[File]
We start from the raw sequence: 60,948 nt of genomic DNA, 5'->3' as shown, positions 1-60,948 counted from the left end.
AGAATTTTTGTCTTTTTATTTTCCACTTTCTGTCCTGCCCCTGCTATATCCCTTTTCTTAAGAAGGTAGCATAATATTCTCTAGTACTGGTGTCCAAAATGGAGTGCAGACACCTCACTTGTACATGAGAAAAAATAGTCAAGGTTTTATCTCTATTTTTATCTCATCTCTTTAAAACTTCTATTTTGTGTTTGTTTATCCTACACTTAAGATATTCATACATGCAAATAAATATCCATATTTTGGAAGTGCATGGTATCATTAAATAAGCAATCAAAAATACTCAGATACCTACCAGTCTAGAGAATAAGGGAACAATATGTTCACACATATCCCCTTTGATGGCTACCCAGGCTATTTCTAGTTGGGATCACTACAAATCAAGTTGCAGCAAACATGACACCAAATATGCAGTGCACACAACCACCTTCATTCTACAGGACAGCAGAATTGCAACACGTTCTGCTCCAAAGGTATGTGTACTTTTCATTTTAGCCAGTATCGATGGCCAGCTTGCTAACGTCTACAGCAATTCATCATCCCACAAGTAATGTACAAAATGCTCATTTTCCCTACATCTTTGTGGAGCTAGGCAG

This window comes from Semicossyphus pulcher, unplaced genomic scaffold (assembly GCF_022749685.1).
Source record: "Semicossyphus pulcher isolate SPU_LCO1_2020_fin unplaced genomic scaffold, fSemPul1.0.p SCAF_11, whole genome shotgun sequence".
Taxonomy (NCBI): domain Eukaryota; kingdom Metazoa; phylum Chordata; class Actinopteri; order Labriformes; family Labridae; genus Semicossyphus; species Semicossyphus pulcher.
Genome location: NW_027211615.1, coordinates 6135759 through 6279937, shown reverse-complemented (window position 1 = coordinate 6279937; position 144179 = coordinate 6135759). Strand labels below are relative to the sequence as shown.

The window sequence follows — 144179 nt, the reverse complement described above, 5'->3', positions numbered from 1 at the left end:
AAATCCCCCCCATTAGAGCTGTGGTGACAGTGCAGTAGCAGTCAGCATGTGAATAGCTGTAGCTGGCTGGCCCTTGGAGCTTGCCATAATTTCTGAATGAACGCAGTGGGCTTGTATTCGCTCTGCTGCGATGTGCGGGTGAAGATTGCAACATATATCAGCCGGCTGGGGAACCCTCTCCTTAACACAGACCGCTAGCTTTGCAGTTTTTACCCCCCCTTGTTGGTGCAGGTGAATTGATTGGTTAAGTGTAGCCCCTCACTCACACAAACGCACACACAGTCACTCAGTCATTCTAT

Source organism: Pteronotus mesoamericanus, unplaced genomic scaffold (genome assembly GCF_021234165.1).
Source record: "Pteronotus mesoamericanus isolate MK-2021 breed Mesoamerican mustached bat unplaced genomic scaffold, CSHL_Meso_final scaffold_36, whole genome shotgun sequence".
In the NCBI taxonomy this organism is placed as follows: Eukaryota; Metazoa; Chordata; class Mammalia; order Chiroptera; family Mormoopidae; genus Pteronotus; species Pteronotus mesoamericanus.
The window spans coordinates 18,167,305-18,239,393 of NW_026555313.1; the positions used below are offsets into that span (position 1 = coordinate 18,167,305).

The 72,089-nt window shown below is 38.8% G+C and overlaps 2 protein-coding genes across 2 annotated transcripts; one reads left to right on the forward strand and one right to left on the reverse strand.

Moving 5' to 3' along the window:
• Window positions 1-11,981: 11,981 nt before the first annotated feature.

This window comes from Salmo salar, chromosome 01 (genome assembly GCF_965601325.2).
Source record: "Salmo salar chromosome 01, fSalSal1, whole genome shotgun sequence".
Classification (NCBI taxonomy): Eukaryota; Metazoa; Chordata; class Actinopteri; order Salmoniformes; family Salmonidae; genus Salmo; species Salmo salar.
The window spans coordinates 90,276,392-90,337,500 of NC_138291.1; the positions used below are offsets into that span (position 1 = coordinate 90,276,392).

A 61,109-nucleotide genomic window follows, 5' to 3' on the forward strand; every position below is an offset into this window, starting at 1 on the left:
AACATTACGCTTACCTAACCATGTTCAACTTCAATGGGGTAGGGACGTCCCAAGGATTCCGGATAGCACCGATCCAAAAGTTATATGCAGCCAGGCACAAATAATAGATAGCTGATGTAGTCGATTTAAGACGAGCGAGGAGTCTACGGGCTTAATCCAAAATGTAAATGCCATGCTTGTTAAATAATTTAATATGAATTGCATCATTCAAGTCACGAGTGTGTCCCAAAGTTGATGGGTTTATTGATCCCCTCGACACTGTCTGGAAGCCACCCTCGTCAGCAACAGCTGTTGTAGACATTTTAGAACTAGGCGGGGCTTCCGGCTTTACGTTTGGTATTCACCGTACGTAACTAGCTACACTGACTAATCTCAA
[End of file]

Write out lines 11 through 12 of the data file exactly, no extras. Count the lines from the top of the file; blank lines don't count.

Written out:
In the NCBI taxonomy this organism is placed as follows: Eukaryota; Metazoa; Chordata; class Mammalia; order Chiroptera; family Mormoopidae; genus Pteronotus; species Pteronotus mesoamericanus.
The window spans coordinates 18,167,305-18,239,393 of NW_026555313.1; the positions used below are offsets into that span (position 1 = coordinate 18,167,305).